Many Christians may assume that non-believers are more likely to marry the wrong person because they lack God’s guidance in finding their one true love. But not so fast.

To discount this union as simply two people blindly stumbling to the altar, without God as a part of the equation, negates God’s loving work in all human life. Might God be working in the lives of two unbelievers, even before they realize it? Thankfully, yes. Can two unbelievers marry the wrong person? Perhaps, but certainly not necessarily. Wormhole engaged.

Here’s the thing Jeremy, there’s just too much mystery to how God works to be able to definitively answer the question, “Can someone marry the wrong person?” Because for every situation that points to “Absolutely yes, you can marry the wrong person,” there is an equal, opposite, and convicting example of “Absolutely not, that’s God’s choice for you.” There’s just no rule.

So maybe the question you and your friend should start debating isn’t “Can someone marry the wrong person?” but rather “How can someone marry the right person?” God isn’t silent on that. (Quick summary: pray like crazy, get to know each other intentionally, ask for tons of advice, community, community, community, pray some more, repeat)

Additionally, if someone is married and asking this question (which may be you, Jeremy, I’m not sure) I would say that entertaining this conversation gives more credence to regret and living in the past—which is not helpful. What is helpful, however, is resolve and taking steps to fix what is broken.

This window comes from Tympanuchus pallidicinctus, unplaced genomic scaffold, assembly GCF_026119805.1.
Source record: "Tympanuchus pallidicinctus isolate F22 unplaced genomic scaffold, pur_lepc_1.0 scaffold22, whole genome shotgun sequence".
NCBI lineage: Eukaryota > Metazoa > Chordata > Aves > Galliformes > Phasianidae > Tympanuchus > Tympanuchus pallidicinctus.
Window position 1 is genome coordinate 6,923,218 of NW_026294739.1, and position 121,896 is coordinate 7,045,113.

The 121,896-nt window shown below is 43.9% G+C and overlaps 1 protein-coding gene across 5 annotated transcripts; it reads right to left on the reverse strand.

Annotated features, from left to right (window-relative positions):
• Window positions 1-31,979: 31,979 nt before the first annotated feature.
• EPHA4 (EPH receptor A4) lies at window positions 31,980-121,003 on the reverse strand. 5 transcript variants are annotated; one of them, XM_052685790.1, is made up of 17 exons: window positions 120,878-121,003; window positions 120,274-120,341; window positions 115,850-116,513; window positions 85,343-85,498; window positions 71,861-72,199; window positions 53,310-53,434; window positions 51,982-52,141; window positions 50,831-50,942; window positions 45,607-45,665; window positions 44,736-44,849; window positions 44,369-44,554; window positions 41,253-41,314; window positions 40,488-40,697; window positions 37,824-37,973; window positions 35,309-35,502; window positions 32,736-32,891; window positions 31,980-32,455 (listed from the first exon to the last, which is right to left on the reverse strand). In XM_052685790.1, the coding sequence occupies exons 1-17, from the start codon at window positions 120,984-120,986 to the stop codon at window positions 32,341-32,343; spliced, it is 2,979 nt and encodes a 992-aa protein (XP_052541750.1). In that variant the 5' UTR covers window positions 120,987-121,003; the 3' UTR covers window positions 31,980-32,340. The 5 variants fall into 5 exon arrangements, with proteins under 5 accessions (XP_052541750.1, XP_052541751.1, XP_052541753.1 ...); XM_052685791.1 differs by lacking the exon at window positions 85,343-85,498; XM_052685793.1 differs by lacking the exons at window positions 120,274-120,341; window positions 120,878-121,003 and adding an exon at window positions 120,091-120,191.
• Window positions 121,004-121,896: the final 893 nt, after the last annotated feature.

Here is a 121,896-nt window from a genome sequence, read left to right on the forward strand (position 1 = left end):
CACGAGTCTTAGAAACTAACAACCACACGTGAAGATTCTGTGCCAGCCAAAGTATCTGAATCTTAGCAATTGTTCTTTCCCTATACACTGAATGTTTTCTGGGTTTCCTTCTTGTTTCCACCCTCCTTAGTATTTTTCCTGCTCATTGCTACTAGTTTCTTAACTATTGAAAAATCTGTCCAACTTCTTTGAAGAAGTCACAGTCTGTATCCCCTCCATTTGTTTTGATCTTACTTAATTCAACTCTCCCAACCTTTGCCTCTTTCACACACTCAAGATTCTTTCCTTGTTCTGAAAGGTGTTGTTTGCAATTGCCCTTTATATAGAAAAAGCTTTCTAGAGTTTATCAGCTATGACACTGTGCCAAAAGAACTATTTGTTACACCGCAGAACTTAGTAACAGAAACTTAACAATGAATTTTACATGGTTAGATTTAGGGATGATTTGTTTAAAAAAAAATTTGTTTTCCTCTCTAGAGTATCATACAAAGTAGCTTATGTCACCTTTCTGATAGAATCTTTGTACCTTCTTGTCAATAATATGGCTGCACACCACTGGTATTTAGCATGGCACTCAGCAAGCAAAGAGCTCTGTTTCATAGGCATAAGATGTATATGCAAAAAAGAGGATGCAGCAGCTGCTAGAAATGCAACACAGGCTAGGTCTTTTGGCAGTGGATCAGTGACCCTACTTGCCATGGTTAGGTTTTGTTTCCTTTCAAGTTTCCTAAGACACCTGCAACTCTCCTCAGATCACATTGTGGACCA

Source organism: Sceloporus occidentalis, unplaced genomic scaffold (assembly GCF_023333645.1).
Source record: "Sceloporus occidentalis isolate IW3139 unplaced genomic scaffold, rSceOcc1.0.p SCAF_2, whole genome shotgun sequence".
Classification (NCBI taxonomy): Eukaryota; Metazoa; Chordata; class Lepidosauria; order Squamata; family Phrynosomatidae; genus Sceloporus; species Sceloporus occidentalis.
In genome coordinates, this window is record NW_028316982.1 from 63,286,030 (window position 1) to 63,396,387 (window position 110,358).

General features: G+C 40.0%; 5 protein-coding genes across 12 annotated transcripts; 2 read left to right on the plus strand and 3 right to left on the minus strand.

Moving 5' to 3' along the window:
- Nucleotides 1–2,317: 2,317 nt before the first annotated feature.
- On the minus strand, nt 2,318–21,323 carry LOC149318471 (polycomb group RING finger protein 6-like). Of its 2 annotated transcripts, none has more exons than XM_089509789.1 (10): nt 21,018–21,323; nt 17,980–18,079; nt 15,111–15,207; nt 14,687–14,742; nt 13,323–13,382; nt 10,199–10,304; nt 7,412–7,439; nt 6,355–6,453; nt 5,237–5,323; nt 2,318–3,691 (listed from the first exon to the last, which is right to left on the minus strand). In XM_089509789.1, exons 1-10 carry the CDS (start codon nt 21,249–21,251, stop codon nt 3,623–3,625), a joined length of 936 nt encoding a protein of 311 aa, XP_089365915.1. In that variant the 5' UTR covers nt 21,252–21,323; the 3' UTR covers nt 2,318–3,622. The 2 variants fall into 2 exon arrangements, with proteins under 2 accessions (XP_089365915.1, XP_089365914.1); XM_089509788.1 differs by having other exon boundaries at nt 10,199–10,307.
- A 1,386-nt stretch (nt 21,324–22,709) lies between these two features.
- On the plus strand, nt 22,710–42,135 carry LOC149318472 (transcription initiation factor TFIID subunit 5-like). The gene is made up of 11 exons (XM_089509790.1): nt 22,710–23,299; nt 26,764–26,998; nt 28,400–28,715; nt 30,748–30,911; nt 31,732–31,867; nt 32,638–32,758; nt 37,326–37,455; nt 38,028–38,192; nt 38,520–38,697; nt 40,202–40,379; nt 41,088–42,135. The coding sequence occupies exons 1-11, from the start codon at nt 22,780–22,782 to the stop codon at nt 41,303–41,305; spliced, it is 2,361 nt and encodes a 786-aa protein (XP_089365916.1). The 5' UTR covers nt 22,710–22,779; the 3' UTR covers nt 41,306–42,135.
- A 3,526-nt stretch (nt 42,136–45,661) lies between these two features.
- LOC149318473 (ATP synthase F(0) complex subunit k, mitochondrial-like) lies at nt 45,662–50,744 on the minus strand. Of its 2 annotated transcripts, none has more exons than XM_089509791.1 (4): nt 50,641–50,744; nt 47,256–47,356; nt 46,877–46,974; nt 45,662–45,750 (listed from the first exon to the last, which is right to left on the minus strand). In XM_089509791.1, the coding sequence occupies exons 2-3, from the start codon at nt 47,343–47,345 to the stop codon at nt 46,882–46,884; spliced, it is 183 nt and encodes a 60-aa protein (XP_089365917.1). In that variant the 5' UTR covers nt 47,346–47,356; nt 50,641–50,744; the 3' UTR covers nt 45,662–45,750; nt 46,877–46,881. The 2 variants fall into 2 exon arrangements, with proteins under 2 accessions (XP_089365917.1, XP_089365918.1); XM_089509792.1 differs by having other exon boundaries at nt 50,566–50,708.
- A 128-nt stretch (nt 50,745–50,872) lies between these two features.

In any event, I think you and your buddy are asking great questions and having important conversations. I’m glad I could make things more confusing and not give you any clarity on who won the epic debate-off. You’re welcome!

[Drops the mic]

Eddie Rabbit

Have a question? Good! Send an email to life201@relevantmediagroup.com. All identifying information will be kept anonymous.

1 comment
  1. Eddie always with the great, practical, pointed advice.

    The conflict is essentially one of assumptions. Does God have a strict script written out for each person? If so, can someone stray from that Script? Three possibilities: God allows/provides multiple good possible plans & free will. Singular or Ideal plan from God (preferred will) & free will. Singular plan from God, compatiblist will (i.e. not free will). It surprises me that so many express the third theologically, but actually believe the second. Even a majority of Christians seem to go with the second in trying to capture or understand God’s will.

    I think the first is the most biblical and theologically sound. You chose, with God’s help (implicitly or explicitly) and others, who you marry. God calls you to be faithful people on both sides of that covenant. He helps with that too. There’s no soul-mates, but it can thankfully feel like it sometimes. God can work with whatever we give him, but hopefully we’re seeking his superlative input first. He makes good from bad. He makes new from old. He makes life from death. He’s not far away, trying to hide his will so that we have sucky lives. He’s excellent both with sheet music and without it. Sometimes we’ve got to say, “This is the best I understand your will and calling, so if there’s something else I need you to show up obviously and help me out here.”

    If your single, understand that God has some great wisdom to be given and can provide some awesome opportunities during that time. If you’re looking for a spouse, look for someone who is faithful to God and be that person yourself. If you’re in it, work together to be faithful to God and each other.

Leave a Reply

Your email address will not be published. Required fields are marked *